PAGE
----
We've had a great time this week in our apple store and bakery. We've been selling apples to customers (even a pair of fairies came to our store!) and baked everything apple--apple pie, apple bread, apple muffins, apple cupcakes, even apple soup! I loved watching the children combine the apples and the cinnamon dough to create their scrumptious goodies!. The toy that realistically depicts an apple pie was pushed aside to make room for their creations. On Friday, we put our practiced baking skills to test and made real mini apple pies!
Quote of the week:
Me: What do we need to make apple pies? (thinking we'll make a list of ingredients and supplies)
Clayton: My Grandma!!
--We explored apples and looked at them closely. We noticed they all have tiny dots on them! We also noticed little stems or holes on the bottom of apples--we think the little hole leads to the inside where the seeds are. We've had many discussions about apple colors. Did you know there are purple apples? (See post below).
--We've been reading books about apple orchards and are excited for our trip!
--We've been working on "Teach the World to Sing," "Hard Day's Night," "Grumpy Pirate," "Land of the Silver Birch," "Wee Willie Winkie," "Lean on Me," and more with Marit. With Lauren we moved different parts of our body.
--We continued to play with the popular cinnamon dough we made last week.
--We built fairy and dragon houses.
--The doll house and trains were a hit.
--We made "dot" paintings.
--We used droppers to create colorful images on coffee filters (see our results on the classroom-side of the cubby room window).
Last week we made a list of everything we know about apples. For example, we know that they are tasty, they sometimes have worms, they are attached to trees by a stem, they have seeds inside. Our list went on. As for color—we know there are red and green apples. Someone asked about yellow apples, but no one was sure about that. We were also wondering about pink apples because we know there are some apples called “pink girl.” Someone was sure there are purple apples, and even wondered if there might be blue apples. My teacher voice responded, "Well, has anyone ever seen blue apples?" “No…but there could be a blue orchard with blue apples.” "How will we find out?" “We’ll ask at the orchard when we go.” Meanwhile, we read a book about apples—no blue apples. “But there could be a blue apple that they don’t know about.” We examined apples that I bought at the store and guess what, there was a purple apple!! I’ve never thought of an apple as purple, but the children clearly see this apple as purple and now when I look at it, it is definitely purple. Who knew, purple apples! But I ask, "Did I find any blue apples at the store?" “No, but there could be a blue orchard somewhere not by our HyVee.” I’m starting to think there just might be a blue apple out there somewhere if I look with the right eyes.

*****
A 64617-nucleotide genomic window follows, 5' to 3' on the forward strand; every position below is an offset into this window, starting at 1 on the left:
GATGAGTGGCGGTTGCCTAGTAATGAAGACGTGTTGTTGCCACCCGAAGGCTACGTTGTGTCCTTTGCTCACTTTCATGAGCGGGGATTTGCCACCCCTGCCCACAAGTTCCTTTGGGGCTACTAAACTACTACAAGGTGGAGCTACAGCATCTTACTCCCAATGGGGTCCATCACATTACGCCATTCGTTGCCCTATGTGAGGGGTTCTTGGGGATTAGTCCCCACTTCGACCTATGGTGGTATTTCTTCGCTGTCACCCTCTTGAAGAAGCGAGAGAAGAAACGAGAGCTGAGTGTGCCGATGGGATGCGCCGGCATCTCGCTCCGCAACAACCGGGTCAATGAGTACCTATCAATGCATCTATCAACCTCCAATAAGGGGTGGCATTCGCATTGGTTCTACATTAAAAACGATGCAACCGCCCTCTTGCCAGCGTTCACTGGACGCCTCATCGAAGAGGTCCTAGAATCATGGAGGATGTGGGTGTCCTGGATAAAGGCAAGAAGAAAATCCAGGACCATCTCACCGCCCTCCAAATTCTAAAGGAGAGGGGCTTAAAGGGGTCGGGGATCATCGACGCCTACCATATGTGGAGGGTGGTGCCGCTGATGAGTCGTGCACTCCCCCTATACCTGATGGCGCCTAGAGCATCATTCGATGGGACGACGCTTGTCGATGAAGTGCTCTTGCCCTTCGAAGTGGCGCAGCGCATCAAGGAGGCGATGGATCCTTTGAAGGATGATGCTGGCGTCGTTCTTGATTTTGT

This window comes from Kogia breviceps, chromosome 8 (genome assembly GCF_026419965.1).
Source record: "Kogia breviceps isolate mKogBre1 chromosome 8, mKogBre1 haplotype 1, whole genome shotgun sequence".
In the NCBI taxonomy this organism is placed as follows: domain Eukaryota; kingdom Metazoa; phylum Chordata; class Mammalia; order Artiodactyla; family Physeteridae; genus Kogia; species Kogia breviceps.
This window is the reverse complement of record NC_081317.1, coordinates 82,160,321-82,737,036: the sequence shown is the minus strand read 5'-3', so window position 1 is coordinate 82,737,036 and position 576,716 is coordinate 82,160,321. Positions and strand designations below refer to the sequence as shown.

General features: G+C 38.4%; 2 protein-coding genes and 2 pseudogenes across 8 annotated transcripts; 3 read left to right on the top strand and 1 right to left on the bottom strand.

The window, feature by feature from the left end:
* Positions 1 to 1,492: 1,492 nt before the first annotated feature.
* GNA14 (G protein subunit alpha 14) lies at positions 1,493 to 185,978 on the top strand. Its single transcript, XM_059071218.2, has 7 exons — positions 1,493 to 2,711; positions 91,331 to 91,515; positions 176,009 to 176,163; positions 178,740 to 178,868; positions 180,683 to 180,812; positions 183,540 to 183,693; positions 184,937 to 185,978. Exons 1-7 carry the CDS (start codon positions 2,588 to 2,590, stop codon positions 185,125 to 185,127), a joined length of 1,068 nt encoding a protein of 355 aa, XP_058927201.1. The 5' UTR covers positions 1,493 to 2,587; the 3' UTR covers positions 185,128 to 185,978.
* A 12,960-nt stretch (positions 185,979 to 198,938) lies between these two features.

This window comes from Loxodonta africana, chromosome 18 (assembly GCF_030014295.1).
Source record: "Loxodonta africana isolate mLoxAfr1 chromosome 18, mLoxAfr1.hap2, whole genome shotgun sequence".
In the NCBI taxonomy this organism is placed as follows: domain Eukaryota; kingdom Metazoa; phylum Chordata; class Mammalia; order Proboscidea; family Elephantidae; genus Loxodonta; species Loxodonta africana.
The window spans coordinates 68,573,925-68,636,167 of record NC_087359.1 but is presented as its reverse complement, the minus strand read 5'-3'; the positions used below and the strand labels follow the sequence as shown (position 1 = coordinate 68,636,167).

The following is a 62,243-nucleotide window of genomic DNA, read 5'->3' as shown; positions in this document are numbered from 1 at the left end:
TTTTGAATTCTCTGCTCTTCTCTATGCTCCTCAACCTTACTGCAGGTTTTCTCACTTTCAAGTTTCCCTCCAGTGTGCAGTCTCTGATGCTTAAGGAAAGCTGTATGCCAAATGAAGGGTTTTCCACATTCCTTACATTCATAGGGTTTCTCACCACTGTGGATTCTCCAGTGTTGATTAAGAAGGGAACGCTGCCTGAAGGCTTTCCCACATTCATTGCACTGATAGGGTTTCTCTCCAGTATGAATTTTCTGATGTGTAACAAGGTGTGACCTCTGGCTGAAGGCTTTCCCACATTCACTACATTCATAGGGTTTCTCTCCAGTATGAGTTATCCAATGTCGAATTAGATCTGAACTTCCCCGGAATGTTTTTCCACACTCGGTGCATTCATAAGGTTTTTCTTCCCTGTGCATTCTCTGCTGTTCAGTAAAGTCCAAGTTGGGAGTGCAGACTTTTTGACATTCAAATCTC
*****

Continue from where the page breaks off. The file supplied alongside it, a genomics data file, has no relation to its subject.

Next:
Last week we split into groups and explored our school. We looked into the janitor's closet, the electrical room, and the music rooms upstairs. We had a lot of ideas about all the different rooms and what's inside. While touring, we drew pictures to document what we saw. Later, as a group, we created a list of all the rooms. A small group of interested children then created a map of our lower level. "A map tells people where to go and where stuff is."--H.
5 day teacher